dental instruments and oral health

What is Cosmetic Dentistry?

Cosmetic dentistry, also known as esthetic dentistry, has not been clearly defined by the American Dental Association (ADA). However, dentists define it as the method of dentistry that improves a patient’s smile and self-image. Having a great smile and strong teeth are essential for many reasons—aesthetically and in relation to overall health.

An attractive smile, or lack thereof, affects your oral health. In addition, self-confidence and how the world perceives you on the outside are also impacted. This is because a person’s smile is usually the first feature anyone notices. Esthetic dentistry was practiced as early as 700 B.C. when dentures were created from ivory and bone. In recent years, with the increase of new technologies and research, cosmetic dentistry has been on the rise with the creation of more advanced procedures.

The most common age groups that undergo cosmetic dental procedures are those between 31 to 40 years old (38 percent) and 41 to 50 years old (32 percent). Ninety-six percent of esthetic dentistry patients are also female. Esthetic procedures include dental veneers and teeth whitening. On the other hand, crowns, bridges, bonding, implants, inlays and onlays, and dentures are all restorative dental treatments.

38 percent of Cosmetic Dentistry Patients are 31 to 40 Years Old.

32 percent of Cosmetic Dentistry Patients are 41 to 50 Years Old.

Why Choose Cosmetic Dentistry?

There are simple and sophisticated solutions for fixing a smile, depending on the patient’s desired outcome. According to experts, there are many reasons why an individual is unhappy with their smile. For example, the most common causes are tooth discoloration, teeth crowding, and teeth gaps. Dental veneers are the most requested treatment because they can correct all of the cosmetic issues listed above.

It’s important to look for dentists who are qualified in the specific area of treatment you are seeking. For example, all dentists learn cosmetic techniques in traditional dental schools.

Although, some dentists invest more time and money into continuing education for cosmetic dentistry, which makes them better equipped than someone who hasn’t made the same investment. So, finding a dentist that focuses on cosmetic procedures ensures you will receive the highest quality treatment.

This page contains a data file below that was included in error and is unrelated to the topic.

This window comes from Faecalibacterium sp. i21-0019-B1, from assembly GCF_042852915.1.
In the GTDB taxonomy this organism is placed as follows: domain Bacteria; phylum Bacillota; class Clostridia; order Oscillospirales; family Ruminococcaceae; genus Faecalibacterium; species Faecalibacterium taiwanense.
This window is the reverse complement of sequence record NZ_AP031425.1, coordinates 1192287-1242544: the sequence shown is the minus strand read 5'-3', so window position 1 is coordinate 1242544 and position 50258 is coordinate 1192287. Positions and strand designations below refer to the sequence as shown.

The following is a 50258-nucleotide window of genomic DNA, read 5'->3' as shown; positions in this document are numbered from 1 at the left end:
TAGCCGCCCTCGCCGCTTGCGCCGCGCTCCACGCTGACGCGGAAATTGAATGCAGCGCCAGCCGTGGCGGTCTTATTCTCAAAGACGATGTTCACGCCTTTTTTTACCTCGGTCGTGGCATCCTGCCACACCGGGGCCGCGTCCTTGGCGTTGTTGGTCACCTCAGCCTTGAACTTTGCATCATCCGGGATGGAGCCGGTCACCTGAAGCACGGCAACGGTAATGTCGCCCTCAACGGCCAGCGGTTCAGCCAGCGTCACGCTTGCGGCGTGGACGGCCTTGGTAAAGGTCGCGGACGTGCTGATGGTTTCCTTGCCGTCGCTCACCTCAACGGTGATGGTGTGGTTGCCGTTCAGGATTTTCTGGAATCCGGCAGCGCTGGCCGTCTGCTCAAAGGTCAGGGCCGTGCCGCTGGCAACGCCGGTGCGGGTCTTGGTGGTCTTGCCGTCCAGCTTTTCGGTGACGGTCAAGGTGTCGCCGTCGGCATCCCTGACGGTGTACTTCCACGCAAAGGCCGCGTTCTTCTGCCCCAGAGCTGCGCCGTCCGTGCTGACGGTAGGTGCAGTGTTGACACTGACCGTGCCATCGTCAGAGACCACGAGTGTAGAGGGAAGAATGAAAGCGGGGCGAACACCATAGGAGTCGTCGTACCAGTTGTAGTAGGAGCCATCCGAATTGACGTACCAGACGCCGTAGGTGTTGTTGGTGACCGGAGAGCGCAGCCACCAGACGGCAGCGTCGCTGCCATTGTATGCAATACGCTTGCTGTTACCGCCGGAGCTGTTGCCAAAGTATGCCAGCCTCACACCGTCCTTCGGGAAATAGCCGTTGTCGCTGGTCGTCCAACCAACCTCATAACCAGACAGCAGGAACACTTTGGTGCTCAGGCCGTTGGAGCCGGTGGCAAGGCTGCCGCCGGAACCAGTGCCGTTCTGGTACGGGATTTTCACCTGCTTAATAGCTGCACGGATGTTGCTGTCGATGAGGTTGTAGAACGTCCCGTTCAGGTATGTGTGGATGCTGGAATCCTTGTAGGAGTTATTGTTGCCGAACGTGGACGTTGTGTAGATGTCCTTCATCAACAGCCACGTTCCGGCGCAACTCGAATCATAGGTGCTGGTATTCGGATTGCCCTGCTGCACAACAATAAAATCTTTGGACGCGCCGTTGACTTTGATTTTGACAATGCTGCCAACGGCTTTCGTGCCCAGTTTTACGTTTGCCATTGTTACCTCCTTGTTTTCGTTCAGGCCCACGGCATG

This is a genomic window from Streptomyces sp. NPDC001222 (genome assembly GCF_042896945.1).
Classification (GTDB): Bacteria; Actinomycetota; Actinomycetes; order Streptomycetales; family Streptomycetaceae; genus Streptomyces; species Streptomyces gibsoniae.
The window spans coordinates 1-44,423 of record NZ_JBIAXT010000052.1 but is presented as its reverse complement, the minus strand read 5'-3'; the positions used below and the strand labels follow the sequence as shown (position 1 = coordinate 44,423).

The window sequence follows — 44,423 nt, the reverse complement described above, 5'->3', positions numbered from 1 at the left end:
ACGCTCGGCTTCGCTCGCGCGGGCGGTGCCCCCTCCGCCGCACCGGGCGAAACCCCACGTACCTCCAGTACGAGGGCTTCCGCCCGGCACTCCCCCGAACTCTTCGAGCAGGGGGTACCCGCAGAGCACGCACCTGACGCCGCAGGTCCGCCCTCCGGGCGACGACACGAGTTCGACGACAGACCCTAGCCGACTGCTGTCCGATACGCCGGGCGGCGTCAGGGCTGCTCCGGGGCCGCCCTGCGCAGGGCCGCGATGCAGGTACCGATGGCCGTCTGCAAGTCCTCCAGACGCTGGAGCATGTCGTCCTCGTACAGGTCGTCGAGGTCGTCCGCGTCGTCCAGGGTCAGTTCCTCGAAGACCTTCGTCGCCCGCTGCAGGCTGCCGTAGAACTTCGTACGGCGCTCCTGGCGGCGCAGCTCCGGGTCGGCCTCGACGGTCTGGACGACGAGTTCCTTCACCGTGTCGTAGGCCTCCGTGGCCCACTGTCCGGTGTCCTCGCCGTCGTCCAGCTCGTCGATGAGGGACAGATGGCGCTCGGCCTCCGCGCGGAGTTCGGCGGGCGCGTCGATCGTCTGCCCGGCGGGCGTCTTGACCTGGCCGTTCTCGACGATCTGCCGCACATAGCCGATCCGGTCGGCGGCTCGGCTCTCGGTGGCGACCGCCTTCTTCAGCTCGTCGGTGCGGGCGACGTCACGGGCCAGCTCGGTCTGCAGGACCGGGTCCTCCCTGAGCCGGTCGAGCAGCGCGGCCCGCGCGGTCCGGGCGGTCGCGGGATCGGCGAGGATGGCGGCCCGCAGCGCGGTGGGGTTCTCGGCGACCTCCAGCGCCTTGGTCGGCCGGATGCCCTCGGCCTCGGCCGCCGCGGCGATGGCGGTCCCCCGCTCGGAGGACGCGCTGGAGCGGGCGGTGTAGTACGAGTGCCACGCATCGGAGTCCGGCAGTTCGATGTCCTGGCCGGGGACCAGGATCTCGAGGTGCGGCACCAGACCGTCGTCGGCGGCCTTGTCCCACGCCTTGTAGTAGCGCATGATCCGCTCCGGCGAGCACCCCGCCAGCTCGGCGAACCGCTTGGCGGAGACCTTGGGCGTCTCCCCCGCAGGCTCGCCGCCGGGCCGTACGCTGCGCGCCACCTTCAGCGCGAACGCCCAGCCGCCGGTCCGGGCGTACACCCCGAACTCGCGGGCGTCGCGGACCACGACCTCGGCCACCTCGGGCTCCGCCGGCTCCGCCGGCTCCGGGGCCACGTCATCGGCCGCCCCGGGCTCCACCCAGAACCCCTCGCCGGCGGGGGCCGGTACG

Types of Procedures & Terminology

Esthetic dental treatments are commonly referred to as “smile makeovers.” In particular, there are a few cosmetic procedures to choose from based on individual needs:

Teeth Whitening

Whitening treatments include over-the-counter treatments, in-office whitening treatments, and intensive treatment using custom impressions. Although, “Kör Whitening” is the most effective in-office treatment, according to dental experts. In short, it is a multi-step whitening treatment that requires a minimum of two weeks to see results.

Veneers

Veneers improve the appearance of chipped, discolored, misshapen, or crooked teeth. There are also a few different types of veneers to choose from. For example, porcelain veneers bond to the teeth using a special cement and require recontouring. On the other hand, prepless veneers do not require recontouring before placement.

Veneers provide excellent aesthetic results, so many patients prefer them over teeth whitening products and orthodontic treatments.

Questions to Ask Your Cosmetic Dentist

How long have they been practicing?

Since cosmetic dentistry is a branch of dentistry developed over time, it’s crucial to ensure a dentist has extensive experience in the industry. This experience also includes the number of years spent in dental school.

Is the dentist accredited by the American Academy of Cosmetic Dentistry (AACD)?

Many dentists are recognized by the American Academy of Cosmetic Dentistry (AACD). If so, this recognition is a positive sign that they are highly qualified to restore smiles the correct way.

Cosmetic Dental Insurance

Most cosmetic treatments aren’t covered by insurance because they are often elective. However, if the procedures are medically necessary, insurance companies will cover them:

Teeth Whitening
not covered by insurance
Veneers
not covered by insurance